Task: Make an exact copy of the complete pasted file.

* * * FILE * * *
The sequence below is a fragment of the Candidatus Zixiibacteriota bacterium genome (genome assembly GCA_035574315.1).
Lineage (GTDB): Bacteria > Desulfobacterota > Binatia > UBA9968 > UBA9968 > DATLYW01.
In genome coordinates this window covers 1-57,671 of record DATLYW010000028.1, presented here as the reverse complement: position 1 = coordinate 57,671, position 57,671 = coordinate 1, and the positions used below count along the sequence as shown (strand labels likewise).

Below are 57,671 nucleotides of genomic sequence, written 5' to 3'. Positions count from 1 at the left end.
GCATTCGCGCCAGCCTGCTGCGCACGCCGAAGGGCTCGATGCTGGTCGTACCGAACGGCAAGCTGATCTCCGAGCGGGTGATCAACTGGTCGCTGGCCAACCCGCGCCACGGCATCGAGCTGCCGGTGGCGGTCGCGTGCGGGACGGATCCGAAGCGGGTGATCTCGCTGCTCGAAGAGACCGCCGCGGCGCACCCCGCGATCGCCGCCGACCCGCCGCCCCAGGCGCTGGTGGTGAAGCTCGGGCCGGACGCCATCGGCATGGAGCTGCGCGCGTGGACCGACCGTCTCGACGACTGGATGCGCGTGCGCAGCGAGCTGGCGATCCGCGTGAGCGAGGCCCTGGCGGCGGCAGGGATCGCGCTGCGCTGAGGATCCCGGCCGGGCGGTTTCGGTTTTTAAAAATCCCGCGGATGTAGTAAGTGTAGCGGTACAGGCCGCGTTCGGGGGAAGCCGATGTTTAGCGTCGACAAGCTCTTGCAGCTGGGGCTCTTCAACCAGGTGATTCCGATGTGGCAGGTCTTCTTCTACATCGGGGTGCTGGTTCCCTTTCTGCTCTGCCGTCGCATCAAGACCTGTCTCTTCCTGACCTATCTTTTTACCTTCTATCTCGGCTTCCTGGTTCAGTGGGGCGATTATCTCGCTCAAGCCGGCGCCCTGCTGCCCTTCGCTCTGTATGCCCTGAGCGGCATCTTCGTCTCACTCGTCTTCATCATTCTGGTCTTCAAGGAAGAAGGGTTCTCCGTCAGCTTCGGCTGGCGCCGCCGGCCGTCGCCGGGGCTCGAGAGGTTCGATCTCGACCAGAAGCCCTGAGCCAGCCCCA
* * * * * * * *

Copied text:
The sequence below is a fragment of the Candidatus Zixiibacteriota bacterium genome (genome assembly GCA_035574315.1).
Lineage (GTDB): Bacteria > Desulfobacterota > Binatia > UBA9968 > UBA9968 > DATLYW01.
In genome coordinates this window covers 1-57,671 of record DATLYW010000028.1, presented here as the reverse complement: position 1 = coordinate 57,671, position 57,671 = coordinate 1, and the positions used below count along the sequence as shown (strand labels likewise).

Below are 57,671 nucleotides of genomic sequence, written 5' to 3'. Positions count from 1 at the left end.
GCATTCGCGCCAGCCTGCTGCGCACGCCGAAGGGCTCGATGCTGGTCGTACCGAACGGCAAGCTGATCTCCGAGCGGGTGATCAACTGGTCGCTGGCCAACCCGCGCCACGGCATCGAGCTGCCGGTGGCGGTCGCGTGCGGGACGGATCCGAAGCGGGTGATCTCGCTGCTCGAAGAGACCGCCGCGGCGCACCCCGCGATCGCCGCCGACCCGCCGCCCCAGGCGCTGGTGGTGAAGCTCGGGCCGGACGCCATCGGCATGGAGCTGCGCGCGTGGACCGACCGTCTCGACGACTGGATGCGCGTGCGCAGCGAGCTGGCGATCCGCGTGAGCGAGGCCCTGGCGGCGGCAGGGATCGCGCTGCGCTGAGGATCCCGGCCGGGCGGTTTCGGTTTTTAAAAATCCCGCGGATGTAGTAAGTGTAGCGGTACAGGCCGCGTTCGGGGGAAGCCGATGTTTAGCGTCGACAAGCTCTTGCAGCTGGGGCTCTTCAACCAGGTGATTCCGATGTGGCAGGTCTTCTTCTACATCGGGGTGCTGGTTCCCTTTCTGCTCTGCCGTCGCATCAAGACCTGTCTCTTCCTGACCTATCTTTTTACCTTCTATCTCGGCTTCCTGGTTCAGTGGGGCGATTATCTCGCTCAAGCCGGCGCCCTGCTGCCCTTCGCTCTGTATGCCCTGAGCGGCATCTTCGTCTCACTCGTCTTCATCATTCTGGTCTTCAAGGAAGAAGGGTTCTCCGTCAGCTTCGGCTGGCGCCGCCGGCCGTCGCCGGGGCTCGAGAGGTTCGATCTCGACCAGAAGCCCTGAGCCAGCCCCA